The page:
Integrated pest management (IPM) will play an ‘increasing role’ in UK crop production post-Brexit and agronomists are leading the way in its implementation on farm.
Speaking at the recent Association of Independent Crop Consultants (AICC) near Towcester, NFU president Minette Batters warned delegates that 42% of farm businesses will be loss making if direct payments are lost after the UK leaves the EU.
Farm output will need to be raised by 10% or more to counter this effect, but Defra secretary Michael Gove’s focus to deliver a “Green Brexit”, with less emphasis on food production, could restrict the arable sector’s ability to do so.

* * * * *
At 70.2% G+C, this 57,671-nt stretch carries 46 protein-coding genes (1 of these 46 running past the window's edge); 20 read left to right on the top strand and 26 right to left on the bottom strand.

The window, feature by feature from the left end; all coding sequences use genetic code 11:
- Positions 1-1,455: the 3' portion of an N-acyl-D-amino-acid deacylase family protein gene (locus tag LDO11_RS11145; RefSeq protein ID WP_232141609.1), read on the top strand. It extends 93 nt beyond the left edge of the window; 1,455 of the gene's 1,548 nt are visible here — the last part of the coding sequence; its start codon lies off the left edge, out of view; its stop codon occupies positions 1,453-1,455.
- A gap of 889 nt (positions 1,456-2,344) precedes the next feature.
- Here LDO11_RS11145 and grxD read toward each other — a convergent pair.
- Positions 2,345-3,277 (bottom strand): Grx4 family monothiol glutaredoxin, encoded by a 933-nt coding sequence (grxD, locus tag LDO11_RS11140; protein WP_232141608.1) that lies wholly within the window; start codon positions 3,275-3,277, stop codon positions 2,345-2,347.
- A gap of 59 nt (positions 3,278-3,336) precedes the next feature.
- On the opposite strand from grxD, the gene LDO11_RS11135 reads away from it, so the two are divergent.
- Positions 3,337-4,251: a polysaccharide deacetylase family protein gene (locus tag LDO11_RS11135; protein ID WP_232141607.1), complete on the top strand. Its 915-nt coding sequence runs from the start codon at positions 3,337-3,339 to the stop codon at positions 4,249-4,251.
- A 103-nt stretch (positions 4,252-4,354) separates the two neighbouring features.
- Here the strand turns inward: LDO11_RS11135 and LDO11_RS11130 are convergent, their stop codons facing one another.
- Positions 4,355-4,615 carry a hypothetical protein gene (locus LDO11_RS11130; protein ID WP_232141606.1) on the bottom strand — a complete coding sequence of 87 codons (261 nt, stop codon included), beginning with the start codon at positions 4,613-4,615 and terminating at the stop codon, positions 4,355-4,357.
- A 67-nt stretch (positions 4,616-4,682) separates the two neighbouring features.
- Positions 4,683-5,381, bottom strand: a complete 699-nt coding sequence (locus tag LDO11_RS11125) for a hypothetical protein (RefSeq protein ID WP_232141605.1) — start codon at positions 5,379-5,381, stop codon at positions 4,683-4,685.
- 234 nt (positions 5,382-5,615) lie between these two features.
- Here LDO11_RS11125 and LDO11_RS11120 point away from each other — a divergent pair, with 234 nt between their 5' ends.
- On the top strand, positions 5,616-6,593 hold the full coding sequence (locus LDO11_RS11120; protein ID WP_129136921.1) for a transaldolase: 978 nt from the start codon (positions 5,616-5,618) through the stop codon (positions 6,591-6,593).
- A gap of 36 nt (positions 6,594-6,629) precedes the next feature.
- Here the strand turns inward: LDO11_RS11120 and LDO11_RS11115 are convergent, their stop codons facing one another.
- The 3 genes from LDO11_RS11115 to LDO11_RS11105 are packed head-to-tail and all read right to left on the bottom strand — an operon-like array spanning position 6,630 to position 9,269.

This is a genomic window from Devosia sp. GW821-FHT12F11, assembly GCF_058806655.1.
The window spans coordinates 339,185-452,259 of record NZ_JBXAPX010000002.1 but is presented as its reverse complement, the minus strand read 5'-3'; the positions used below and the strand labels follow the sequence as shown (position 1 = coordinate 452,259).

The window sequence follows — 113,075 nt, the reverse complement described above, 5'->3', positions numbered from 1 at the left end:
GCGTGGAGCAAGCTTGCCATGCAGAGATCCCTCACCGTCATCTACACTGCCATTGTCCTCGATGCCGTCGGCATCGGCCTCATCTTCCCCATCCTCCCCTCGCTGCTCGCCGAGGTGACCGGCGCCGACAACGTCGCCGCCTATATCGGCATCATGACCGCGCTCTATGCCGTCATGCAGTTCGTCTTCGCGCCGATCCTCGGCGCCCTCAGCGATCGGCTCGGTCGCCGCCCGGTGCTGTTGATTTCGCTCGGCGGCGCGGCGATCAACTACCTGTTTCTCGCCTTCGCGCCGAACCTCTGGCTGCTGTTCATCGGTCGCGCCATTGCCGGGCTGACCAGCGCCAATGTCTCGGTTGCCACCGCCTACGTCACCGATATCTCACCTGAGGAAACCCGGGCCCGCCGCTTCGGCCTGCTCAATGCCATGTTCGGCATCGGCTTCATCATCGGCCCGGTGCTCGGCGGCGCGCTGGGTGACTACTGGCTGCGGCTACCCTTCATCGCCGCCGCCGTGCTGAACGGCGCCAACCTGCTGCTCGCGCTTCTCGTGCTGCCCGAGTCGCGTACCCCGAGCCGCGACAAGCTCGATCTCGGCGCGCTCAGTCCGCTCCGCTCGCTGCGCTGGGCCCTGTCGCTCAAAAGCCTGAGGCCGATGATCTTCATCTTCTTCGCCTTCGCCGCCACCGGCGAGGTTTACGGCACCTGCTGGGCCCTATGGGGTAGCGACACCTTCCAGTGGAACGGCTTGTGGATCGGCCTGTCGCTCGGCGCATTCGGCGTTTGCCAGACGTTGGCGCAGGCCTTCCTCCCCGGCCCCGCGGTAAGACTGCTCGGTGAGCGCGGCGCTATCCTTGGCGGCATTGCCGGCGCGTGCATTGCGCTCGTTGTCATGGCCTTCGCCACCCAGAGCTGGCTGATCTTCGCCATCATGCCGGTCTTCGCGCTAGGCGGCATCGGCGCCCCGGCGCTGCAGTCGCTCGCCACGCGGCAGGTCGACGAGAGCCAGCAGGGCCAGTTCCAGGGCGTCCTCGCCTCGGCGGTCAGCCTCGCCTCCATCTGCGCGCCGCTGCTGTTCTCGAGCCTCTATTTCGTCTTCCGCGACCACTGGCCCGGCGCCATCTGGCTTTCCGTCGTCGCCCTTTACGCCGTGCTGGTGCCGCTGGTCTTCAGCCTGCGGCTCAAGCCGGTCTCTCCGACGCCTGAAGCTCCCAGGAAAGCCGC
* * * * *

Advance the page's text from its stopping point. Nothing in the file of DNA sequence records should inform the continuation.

Whatever the final details future agricultural policy hold, increasing output will have to be done in an environmentally sensitive way, with IPM an integral part, according to Ms Batters. IPM is a practice based on prevention, monitoring and control of damaging organisms using a range of cultural and biological methods, using of plant protection products only when absolutely necessary.
She added that influencing outside views on the use of these tools will be important, putting safe and responsible use at the forefront of public perception.